Day 30

Artillery Lake to Esker in Lockhart River

Distance: 38km Lining 2.0 – [cumulative total 568km]

InReach: Day 30 Paddling by 06:15 to beat forcast headwind but still windbound part day Made it into Lockhart River where we are now camped Cheers J&K

Camp: 63.457°N 107.555°W

Up early to try and make distance before the expected wind. We were on the water by 6am with little wind but a significant swell, several hours later we had a strong quartering crosswind and combined with the swell we had to work very hard. After three hours of constant hard paddling we stopped off at a beach for a snack and a much needed break. By the time we were back on the water the wind was gathering strength with a half metre swell, it was getting dangerous to be on the lake so although we were only four kilometres from leaving the lake via the mouth of the Lockhart River we backtracked to a bay where we could shelter. Whilst sitting in the canoe waiting for a break in the wind I noticed a number of small pale rounded shapes in the mud that gave the appearance of erupting clouds of whitish mud into the water, almost like mini underwater volcanoes. John thinks they may be a type of pingo. These are formed in a permafrost areas when the pressure of freezing groundwater pushes up a layer of frozen ground, very odd looking indeed. As we sat in the canoe waiting on the wind John suddenly noticed that one of his sports shoes which had been on the deck was missing, looking around we saw that it was sailing away with some wind assist and was about twenty metres away and travelling fast there was a scramble to catch it as it ‘made a run for it’.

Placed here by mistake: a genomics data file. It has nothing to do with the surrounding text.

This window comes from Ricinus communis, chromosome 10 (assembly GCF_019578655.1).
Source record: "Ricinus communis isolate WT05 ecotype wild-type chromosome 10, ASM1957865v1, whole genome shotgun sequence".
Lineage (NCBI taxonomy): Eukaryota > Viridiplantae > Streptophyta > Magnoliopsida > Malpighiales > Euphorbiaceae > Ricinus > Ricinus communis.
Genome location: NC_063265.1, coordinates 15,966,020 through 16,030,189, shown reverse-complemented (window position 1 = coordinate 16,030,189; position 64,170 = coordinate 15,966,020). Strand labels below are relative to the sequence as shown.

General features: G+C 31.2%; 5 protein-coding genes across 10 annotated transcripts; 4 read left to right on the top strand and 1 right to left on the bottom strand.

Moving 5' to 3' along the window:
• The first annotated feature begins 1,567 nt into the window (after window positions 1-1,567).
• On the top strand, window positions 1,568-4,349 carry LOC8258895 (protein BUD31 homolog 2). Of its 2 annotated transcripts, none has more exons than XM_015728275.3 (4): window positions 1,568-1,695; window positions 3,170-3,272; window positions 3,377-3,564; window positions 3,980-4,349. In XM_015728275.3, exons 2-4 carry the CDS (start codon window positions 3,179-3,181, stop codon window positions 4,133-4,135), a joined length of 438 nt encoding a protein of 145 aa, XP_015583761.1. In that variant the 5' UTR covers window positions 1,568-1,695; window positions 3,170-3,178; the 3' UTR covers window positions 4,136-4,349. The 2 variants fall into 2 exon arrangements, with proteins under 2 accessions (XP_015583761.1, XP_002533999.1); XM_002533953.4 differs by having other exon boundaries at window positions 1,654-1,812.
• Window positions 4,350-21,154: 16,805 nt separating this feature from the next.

Having waited for almost two hours and eaten out lunch we decided the wind had moderated sufficiently to make a run parallel to the shoreline to reach the entrance to the Lockhart River. What a paddle, big waves, some white caps and a strong quartering cross wind which meant John had a constant battle to try and keep the canoe straight, an exhausting process. Though it was only four kilometres it seemed to go on forever, we were sure each headland we rounded would be the river only to be disappointed but after an exhausting battle we were off Artillery Lake and in the Lockhart River. Despite being off the lake there was no let up, we were paddling into a strong current which would have been a test on its own but in combination with the wind and an exhausted John it was unbelievably tough going. To reach the esker, where we are now camped, we lined the canoe for about a kilometre over the shallow sandy bottom rather than battle against the combined wind and current. I don’t think I have ever seen John so completely drained of energy, the phrase running on fumes sums it up, before we started walking in the water pulling the canoe we had stopped to take a break and he fell fast asleep in the canoe for 45 minutes. We are now set well back from the river on a wide beach, part of a large esker system. The weather report looks bleak for the next few days, wind, wind and more wind.

Lining in very shallow water against a strong headwind in the Lockart River, the water was often too shallow to paddle anyway, impossible against the wind

Camp on the Lockhart River, where an esker crosses the river